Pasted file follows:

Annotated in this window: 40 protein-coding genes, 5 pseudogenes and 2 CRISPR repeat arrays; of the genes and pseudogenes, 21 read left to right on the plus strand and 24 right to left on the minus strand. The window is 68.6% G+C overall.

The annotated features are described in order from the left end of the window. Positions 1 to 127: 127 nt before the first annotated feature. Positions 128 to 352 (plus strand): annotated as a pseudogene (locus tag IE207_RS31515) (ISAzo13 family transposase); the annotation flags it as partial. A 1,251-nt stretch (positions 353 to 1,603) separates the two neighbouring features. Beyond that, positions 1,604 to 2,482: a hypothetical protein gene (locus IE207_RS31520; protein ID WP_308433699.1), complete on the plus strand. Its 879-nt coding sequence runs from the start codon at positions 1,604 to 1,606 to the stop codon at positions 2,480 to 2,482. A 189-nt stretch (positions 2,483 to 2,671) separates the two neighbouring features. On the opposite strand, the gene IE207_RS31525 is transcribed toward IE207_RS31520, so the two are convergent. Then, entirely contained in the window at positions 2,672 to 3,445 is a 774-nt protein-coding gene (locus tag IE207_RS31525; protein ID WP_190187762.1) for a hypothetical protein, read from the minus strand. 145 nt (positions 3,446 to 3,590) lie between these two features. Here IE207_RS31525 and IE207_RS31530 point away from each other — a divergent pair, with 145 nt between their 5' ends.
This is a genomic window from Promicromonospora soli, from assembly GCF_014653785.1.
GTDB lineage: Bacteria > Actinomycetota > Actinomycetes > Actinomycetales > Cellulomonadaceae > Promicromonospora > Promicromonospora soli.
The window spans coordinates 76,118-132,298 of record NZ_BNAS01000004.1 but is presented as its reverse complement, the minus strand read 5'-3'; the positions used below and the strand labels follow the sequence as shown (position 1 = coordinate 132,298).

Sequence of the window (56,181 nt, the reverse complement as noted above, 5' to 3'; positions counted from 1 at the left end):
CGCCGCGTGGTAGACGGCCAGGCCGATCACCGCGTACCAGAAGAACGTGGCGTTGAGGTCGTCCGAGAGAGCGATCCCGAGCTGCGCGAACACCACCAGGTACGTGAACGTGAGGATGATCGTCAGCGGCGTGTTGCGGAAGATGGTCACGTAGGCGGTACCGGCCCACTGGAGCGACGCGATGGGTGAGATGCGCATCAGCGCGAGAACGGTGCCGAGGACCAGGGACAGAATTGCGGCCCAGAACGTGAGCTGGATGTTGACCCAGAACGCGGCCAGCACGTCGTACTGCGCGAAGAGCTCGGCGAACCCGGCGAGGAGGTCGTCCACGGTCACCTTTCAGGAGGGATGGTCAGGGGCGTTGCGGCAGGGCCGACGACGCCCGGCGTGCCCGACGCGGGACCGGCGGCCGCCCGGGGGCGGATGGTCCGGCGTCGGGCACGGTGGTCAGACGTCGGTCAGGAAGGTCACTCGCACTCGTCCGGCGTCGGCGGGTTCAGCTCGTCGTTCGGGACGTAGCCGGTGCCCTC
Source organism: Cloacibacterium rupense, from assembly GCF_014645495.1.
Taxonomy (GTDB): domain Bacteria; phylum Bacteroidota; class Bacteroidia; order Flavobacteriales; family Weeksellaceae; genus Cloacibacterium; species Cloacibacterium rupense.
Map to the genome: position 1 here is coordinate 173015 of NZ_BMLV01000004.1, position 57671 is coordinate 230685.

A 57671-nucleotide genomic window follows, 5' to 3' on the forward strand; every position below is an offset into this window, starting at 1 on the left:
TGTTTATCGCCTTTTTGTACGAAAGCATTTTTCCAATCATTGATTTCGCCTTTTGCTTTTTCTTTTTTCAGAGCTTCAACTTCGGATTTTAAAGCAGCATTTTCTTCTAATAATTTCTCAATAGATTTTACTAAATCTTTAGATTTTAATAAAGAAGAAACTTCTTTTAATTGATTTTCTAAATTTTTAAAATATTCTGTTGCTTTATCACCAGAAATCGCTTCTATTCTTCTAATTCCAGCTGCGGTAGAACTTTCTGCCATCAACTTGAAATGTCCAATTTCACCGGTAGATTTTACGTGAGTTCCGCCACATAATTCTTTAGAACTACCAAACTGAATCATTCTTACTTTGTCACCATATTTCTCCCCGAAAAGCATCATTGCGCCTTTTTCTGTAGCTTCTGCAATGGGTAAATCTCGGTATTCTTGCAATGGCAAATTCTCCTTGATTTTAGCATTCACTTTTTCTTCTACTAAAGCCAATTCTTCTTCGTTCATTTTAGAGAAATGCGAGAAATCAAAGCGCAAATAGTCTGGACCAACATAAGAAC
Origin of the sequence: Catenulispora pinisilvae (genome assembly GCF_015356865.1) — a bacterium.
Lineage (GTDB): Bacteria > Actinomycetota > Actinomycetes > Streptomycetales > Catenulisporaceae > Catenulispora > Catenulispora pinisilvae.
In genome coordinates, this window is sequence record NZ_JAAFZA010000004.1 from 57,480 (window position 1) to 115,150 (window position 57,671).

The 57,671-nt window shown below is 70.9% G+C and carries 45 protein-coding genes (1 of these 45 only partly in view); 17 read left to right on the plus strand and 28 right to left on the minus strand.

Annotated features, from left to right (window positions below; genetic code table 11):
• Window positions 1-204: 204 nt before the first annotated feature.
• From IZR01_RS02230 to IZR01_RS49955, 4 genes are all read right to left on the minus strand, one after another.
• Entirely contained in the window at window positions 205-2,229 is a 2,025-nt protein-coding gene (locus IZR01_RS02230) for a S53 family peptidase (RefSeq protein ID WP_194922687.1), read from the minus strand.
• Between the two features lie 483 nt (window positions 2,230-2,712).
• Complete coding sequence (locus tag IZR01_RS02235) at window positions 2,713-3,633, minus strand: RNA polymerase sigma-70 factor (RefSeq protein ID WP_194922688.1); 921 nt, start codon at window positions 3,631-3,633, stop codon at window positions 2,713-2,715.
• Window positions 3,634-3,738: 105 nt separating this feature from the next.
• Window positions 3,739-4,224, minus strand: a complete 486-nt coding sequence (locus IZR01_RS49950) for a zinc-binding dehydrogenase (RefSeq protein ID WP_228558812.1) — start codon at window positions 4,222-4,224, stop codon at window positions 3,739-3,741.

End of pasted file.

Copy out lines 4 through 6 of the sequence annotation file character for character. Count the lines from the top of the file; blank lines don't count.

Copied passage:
GTDB lineage: Bacteria > Actinomycetota > Actinomycetes > Actinomycetales > Cellulomonadaceae > Promicromonospora > Promicromonospora soli.
The window spans coordinates 76,118-132,298 of record NZ_BNAS01000004.1 but is presented as its reverse complement, the minus strand read 5'-3'; the positions used below and the strand labels follow the sequence as shown (position 1 = coordinate 132,298).

Sequence of the window (56,181 nt, the reverse complement as noted above, 5' to 3'; positions counted from 1 at the left end):